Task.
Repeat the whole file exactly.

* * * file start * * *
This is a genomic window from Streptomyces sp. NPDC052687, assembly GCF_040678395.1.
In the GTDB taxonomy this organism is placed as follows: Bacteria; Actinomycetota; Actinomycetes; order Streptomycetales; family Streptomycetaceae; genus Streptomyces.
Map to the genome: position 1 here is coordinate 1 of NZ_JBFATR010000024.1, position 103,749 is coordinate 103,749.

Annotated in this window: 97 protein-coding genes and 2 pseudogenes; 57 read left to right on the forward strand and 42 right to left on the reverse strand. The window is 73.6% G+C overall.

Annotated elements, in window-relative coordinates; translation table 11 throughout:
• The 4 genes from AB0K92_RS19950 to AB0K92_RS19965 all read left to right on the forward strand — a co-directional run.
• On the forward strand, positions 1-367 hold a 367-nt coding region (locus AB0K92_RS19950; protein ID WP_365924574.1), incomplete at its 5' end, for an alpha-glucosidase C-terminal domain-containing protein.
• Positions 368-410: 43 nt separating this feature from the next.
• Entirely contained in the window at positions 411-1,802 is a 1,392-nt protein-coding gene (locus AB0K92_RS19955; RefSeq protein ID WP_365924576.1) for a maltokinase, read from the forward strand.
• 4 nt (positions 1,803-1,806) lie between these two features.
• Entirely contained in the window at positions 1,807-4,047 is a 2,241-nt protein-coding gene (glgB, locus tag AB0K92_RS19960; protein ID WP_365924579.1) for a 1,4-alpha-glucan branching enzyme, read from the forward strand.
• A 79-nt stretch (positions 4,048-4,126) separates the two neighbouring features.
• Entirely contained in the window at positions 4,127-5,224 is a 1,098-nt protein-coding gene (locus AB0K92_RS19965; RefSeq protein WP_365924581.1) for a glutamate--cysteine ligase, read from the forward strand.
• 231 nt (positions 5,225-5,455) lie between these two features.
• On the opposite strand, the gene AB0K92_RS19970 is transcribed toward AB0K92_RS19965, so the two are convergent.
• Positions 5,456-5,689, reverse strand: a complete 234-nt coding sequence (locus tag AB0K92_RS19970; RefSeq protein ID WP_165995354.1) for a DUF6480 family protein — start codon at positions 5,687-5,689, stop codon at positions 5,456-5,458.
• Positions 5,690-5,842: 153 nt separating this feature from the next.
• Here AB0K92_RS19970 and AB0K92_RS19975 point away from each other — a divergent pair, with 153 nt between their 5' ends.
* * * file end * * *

This is a genomic window from Streptomyces sp. NPDC052687, assembly GCF_040678395.1.
In the GTDB taxonomy this organism is placed as follows: Bacteria; Actinomycetota; Actinomycetes; order Streptomycetales; family Streptomycetaceae; genus Streptomyces.
Map to the genome: position 1 here is coordinate 1 of NZ_JBFATR010000024.1, position 103,749 is coordinate 103,749.

Annotated in this window: 97 protein-coding genes and 2 pseudogenes; 57 read left to right on the forward strand and 42 right to left on the reverse strand. The window is 73.6% G+C overall.

Annotated elements, in window-relative coordinates; translation table 11 throughout:
• The 4 genes from AB0K92_RS19950 to AB0K92_RS19965 all read left to right on the forward strand — a co-directional run.
• On the forward strand, positions 1-367 hold a 367-nt coding region (locus AB0K92_RS19950; protein ID WP_365924574.1), incomplete at its 5' end, for an alpha-glucosidase C-terminal domain-containing protein.
• Positions 368-410: 43 nt separating this feature from the next.
• Entirely contained in the window at positions 411-1,802 is a 1,392-nt protein-coding gene (locus AB0K92_RS19955; RefSeq protein ID WP_365924576.1) for a maltokinase, read from the forward strand.
• 4 nt (positions 1,803-1,806) lie between these two features.
• Entirely contained in the window at positions 1,807-4,047 is a 2,241-nt protein-coding gene (glgB, locus tag AB0K92_RS19960; protein ID WP_365924579.1) for a 1,4-alpha-glucan branching enzyme, read from the forward strand.
• A 79-nt stretch (positions 4,048-4,126) separates the two neighbouring features.
• Entirely contained in the window at positions 4,127-5,224 is a 1,098-nt protein-coding gene (locus AB0K92_RS19965; RefSeq protein WP_365924581.1) for a glutamate--cysteine ligase, read from the forward strand.
• 231 nt (positions 5,225-5,455) lie between these two features.
• On the opposite strand, the gene AB0K92_RS19970 is transcribed toward AB0K92_RS19965, so the two are convergent.
• Positions 5,456-5,689, reverse strand: a complete 234-nt coding sequence (locus tag AB0K92_RS19970; RefSeq protein ID WP_165995354.1) for a DUF6480 family protein — start codon at positions 5,687-5,689, stop codon at positions 5,456-5,458.
• Positions 5,690-5,842: 153 nt separating this feature from the next.
• Here AB0K92_RS19970 and AB0K92_RS19975 point away from each other — a divergent pair, with 153 nt between their 5' ends.